Today’s piece is something a little bit different – often I make sheet music arrangements for popular songs, simplifying them for beginners. But sometimes it’s nice to learn a piece in its pure, unadultered form. Few masterful compositions can be played by beginners, but some have simpler parts. Who says you have to learn the whole (extremely difficult) Fantasia in D minor? Why not just the intro?
Fantasia in D minor, K 397, intro
Fantasia in D minor – backstory
Not only is the word ‘Fantasia’ awesome, it’s basically a composition based on improvisation, so it doesn’t have a formal structure like some other song types (like sonatas or concertos).
This was Mozart’s third Fantasia, written in 1782. He died about 10 years later but left this piece unfinished – despite that, it’s one of his most famous piano pieces. So the ending of this isn’t actually written by Mozart, it was written by one of his admirers, Eberhard Muller.
Here’s the full version of his Fantasia in D minor (we’re only learning the introduction today). Definitely check it out!
- Key signature: The title declares this is in the key of D minor, which we can confirm by the single flat in the key signature, and the fact that the piece opens on a D minor chord. You can check out the D minor scale if you’d like to get better acquainted with this key.
- Italian: ‘Andante’ means ‘walking speed’ – take that literally. Walk around your room and you’ll know exactly how fast you should play this piece (assuming you walk at a normal pace).
‘Con pedale’ means ‘with pedal’, and it uses the syncopated pedal technique we learned in a previous video (click the link if you need a refresher).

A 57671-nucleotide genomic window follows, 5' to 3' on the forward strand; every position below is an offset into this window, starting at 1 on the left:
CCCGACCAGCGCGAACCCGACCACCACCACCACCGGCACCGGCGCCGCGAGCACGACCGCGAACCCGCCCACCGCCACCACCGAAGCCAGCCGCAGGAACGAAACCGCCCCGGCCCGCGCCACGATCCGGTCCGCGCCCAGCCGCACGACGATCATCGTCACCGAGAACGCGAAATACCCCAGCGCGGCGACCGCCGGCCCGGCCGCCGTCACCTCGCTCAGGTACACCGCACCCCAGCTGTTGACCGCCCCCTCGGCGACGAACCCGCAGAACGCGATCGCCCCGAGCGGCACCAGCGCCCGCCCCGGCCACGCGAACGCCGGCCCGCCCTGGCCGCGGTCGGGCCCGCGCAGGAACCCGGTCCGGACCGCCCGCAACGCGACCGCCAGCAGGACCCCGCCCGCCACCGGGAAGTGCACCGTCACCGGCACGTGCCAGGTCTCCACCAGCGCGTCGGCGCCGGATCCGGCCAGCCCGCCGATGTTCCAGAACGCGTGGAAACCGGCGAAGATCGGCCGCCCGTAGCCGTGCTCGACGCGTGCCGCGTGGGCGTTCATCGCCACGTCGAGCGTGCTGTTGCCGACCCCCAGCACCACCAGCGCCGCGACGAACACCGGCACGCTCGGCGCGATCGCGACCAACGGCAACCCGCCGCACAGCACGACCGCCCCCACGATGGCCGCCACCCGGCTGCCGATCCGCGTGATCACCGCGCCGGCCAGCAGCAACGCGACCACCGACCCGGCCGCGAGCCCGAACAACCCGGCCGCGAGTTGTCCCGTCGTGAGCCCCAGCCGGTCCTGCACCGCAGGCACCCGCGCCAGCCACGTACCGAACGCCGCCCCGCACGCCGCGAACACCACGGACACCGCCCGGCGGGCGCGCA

A note on the sheet music
So the way this is written looks crazy, I know. Why is there the same letter in an 8th note overlapping with a dotted half note? It’s to show how the piano is representing different parts. The low, held D can be thought of as our bass line. The eighth note part moves from the LH to the RH and back, so think of that as a second part, a type of melody. These two Ds are played at the exact same time, but that bass note must be held down by the pinky while all these other notes occur atop it.
Rhythm of Fantasia in D minor
Even though the rhythm in this looks really complicated, with all the rests and ties and stuff, it’s actually very straightforward. Our time signature is 6/8, which means we’re counting six 8th notes in each bar. The sound is continuous because there is a note being pressed on every single beat. So there is no pausing or weird counting, just one note after the other in a constant flow.
Okay so you’ve got the first two lines going smoothly – then you hit the third line, and fourth line – the danger zone. Line #3 is difficult because your bass line moves more quickly now – the notes change in rapid succession. Follow the finger numbers carefully and get a sense of each hand’s movement before putting it hands together.
In the fourth line, the first half is actually just one big arpeggio – look at the opening notes. A – C# – E, which outlines an A major chord. And you’ll notice those three notes keep repeating and repeating.
The next half is a little more difficult, but totally doable – you’ve got this stepping pattern. Rises a semitone, drops a third. Rises a semitone, drops a 4th. Rises a semitone, drops a 5th. Up a semitone, down a third. Up a semitone, down a 4th. Look for the pattern to learn this more easily.
Even though Mozart’s Fantasia in D minor is far too difficult to learn as a beginner (in full), it’s still fun to learn this introduction. I hope you enjoyed it as well!